In the late 1980s, when I was in charge of BBC News and Current Affairs, I attended my first and only racial- awareness seminar.
At the very beginning, the organiser divided us into groups according to a series of apparently random categorisations: men who had beards, people who were married but had no children, and so on.
It didn’t take long to grasp the point that finding yourself a member of a minority quickly makes you uneasy. Discovering that you are in a minority of minorities, you can’t help sensing that you are in danger of being misunderstood or unconsidered. You can see that your developed reaction might be aggression or depression – it would depend on personality.
At the time, the BBC was much mocked in the newspapers for holding such events and for setting targets to raise the proportion of staff from ethnic-minority backgrounds. But the targets helped achieve the BBC’s first objective of ensuring that ethnic minorities account for a fair proportion of staff: 8 per cent of the total today, against 7 per cent of the population.
There are several reasons why the BBC must do better, though. For one thing, staff are heavily concentrated in London, where ethnic-minority groups are now nearly 30 per cent of the population. For another, the BBC has the World Service, where ethnic diversity has always been axiomatic.
Greg Dyke’s characterisation of the BBC as “hideously white” first boiled up when he looked round his senior management Christmas lunch and saw only one black face. He repeated the remark in a radio interview with BBC Scotland, which, like BBC Wales, has an especially lamentable record in recruiting and promoting black and Asian people. The story is told of a Cardiff news executive who was asked why the newsroom contained so few Asian faces. “Because we’re not running an Asian news service,” he replied.
It is not only a question of our most important publicly funded cultural organisation being fair to those who pay for it. Broadcasting executives know that if they fail to connect with the lives of black and Asian people through the programmes they show, they will have smaller audiences. There is some evidence that this is starting to happen in multichannel homes, though it is difficult to separate out clearly issues of race and class, which gives Sky and the rest such a strong hold in poorer households.
The important question is why the BBC, an organisation that Greg Dyke correctly states would like to do the right thing on race, has found it so hard to do so.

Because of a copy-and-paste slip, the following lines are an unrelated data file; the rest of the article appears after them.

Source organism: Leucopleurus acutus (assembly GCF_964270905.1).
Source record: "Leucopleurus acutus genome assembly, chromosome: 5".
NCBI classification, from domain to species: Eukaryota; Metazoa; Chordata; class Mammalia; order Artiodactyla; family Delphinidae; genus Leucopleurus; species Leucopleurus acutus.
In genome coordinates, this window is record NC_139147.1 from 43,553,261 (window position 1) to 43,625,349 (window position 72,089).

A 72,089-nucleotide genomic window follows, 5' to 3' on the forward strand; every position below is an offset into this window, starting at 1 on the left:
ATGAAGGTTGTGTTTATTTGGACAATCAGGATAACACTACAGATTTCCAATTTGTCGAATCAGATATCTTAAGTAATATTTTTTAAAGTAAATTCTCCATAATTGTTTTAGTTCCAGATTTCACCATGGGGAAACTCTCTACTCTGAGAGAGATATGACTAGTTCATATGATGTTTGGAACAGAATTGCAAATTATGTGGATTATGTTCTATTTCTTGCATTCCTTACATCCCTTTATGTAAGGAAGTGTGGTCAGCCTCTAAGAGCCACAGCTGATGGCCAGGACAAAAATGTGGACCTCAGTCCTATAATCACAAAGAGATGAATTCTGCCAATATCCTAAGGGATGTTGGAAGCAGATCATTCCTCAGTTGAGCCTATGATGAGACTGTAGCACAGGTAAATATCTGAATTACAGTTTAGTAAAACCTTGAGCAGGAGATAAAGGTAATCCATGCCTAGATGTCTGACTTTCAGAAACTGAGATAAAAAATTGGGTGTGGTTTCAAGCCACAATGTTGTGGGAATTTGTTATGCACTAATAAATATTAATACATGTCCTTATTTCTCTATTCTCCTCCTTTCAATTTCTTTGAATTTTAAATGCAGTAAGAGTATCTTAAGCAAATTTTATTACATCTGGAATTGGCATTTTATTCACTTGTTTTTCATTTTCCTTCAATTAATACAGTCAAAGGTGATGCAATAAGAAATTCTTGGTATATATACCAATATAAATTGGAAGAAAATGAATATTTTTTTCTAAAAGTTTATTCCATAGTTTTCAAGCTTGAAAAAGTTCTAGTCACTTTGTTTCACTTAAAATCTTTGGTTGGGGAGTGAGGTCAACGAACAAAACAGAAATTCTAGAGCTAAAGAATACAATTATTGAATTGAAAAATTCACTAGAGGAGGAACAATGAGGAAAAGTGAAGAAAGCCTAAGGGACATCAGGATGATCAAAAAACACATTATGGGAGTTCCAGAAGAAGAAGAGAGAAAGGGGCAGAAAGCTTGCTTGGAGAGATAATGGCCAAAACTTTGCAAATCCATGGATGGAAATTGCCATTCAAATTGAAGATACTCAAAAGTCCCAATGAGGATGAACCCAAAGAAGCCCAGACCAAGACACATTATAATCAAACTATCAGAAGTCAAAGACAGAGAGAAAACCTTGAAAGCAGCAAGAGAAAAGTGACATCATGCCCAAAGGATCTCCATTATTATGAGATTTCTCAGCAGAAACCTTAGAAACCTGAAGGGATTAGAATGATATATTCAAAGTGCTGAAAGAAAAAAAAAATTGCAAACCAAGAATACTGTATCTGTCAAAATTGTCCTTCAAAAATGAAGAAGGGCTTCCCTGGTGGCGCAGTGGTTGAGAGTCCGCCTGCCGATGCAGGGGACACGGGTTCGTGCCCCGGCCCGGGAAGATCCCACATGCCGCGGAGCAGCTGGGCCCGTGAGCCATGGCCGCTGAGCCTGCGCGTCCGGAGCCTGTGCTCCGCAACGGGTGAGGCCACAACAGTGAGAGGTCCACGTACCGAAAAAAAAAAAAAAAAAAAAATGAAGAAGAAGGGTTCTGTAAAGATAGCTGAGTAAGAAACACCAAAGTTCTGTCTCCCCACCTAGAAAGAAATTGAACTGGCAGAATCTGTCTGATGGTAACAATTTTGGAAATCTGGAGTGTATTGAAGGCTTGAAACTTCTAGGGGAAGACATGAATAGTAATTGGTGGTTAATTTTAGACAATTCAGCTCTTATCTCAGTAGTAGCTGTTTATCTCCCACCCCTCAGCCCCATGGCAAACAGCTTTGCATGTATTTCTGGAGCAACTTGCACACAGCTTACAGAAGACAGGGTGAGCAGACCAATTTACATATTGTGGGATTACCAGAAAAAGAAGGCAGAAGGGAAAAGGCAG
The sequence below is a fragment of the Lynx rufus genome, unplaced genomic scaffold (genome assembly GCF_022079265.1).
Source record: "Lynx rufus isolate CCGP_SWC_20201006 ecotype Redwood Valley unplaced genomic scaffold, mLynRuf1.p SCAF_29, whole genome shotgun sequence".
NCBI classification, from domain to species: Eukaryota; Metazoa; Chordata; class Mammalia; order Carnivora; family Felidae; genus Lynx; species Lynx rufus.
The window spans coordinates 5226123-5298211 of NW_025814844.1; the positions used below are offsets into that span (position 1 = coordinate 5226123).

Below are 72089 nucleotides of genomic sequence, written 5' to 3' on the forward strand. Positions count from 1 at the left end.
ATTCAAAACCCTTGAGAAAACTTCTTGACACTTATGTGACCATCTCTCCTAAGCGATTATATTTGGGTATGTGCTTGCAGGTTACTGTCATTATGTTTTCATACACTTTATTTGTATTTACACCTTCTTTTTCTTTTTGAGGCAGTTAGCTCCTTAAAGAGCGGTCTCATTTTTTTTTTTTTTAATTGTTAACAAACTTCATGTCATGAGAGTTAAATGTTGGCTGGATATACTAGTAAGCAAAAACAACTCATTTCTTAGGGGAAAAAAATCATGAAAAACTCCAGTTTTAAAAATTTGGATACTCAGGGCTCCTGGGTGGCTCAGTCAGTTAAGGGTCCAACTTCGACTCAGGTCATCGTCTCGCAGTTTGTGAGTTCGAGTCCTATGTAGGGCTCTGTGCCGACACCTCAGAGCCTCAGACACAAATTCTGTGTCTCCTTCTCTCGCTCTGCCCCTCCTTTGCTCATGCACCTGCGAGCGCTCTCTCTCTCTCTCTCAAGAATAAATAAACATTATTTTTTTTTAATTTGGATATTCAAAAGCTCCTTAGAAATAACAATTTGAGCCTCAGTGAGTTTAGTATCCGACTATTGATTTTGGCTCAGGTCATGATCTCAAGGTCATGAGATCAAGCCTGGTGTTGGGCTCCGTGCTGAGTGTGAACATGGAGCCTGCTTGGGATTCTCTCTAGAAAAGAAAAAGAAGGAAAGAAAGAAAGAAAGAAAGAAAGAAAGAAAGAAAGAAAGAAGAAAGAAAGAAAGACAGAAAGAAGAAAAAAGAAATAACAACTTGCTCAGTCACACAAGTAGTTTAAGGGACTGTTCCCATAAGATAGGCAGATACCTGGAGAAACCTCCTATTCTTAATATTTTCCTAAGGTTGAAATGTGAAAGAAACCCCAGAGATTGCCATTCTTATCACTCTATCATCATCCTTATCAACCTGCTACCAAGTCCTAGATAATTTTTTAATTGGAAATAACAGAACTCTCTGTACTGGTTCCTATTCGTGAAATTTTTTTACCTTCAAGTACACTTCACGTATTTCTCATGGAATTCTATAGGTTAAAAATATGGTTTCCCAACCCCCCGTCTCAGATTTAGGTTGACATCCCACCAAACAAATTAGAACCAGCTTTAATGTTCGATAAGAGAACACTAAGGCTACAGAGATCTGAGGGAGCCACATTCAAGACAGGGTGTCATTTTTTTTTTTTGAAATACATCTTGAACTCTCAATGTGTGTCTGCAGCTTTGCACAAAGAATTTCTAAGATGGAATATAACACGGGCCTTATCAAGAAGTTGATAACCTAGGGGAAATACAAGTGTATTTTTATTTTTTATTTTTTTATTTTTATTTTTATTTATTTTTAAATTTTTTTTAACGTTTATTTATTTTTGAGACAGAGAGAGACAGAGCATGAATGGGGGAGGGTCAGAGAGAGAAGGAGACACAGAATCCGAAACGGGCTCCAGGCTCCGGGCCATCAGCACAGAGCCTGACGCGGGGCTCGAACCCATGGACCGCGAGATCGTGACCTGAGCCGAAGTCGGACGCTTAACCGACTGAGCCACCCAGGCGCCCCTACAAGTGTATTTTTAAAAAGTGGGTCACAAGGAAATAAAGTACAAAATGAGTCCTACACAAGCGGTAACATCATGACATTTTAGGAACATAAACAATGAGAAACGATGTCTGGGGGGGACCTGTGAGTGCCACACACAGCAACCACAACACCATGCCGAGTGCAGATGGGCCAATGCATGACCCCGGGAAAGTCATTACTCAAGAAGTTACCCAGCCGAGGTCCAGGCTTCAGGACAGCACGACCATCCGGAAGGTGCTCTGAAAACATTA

The reasons are complex. Ethnic identity is not easily or appropriately summed up in the skin-colour terms we use as shorthand. As a white person, I don’t identity chiefly, or at all, in terms of pigmentation. The same is true of black people, some of whom are evangelical Christians, some ardent Muslims and some agnostics or atheists. Some Asians are successful small business people. Many are shockingly poor.
But, in the end, management systems require measures of achievement. So Dyke is right to ratchet up the targets for recruitment and promotion – from 8 to 10 per cent of staff and from 2 to 4 per cent of management by 2003.
He should also count other things – like the proportion of characters in soap operas and the evening news. It is rather easy to count presenters: George Alagiah, Moira Stewart, Trevor McDonald, Krishnan Guru-Murthy, Zena Badawi, Samira Ahmed and Daljit Dhaliwal tell a broadly convincing story. But numbers take you only so far. And the really big problem is senior management. As with women, this is partly a matter of time and the supply chain of experienced figures, but it is also a matter of culture. It is one thing for a white, Oxbridge-educated liberal-minded BBC manager to make sure that he is increasing the number of ethnic-minority, or female news presenters – that, at the end of the day, is an issue of free management decision, even patronage.
What is much harder is for that same white manager to possess the knowledge, and with it the trust, to select senior management colleagues with backgrounds and qualities quite unlike his own. The recruitment of clones is the persistent and besetting sin of all management recruitment.
This problem is even more acute when it comes to creative decisions: understanding what would make a great storyline for a documentary or a drama in areas that lie entirely outside the cultural experience of the commissioning team is impossible. Make the commissioners more diverse and the output will be more diverse, too.
The people who laughed at the race-awareness seminars in the 1980s, are still laughing. Look at Daily Telegraph the other day, peddling an especially unpleasant line on race, under cover of appearing to defend the police force.
“Imagine”, said its editorial, what would have happened had Greg Dyke called the British Olympics team “hideously black”. He would have been denounced by the “fashionable, guilt-ridden, self-hating, white western progressive” establishment and found himself “up before a judge answering a charge of incitement to racial hatred”.
If the Telegraph can’t understand why, in a predominantly white country, there is a categorical difference between deploring the excessive whiteness of the BBC and alleging pro-black racial discrimination in British athletics, its editorialists need to go on a racial-awareness course immediately. Perhaps Greg Dyke has a few places he could offer.
The writer is director of the Centre for Journalism Studies at Cardiff University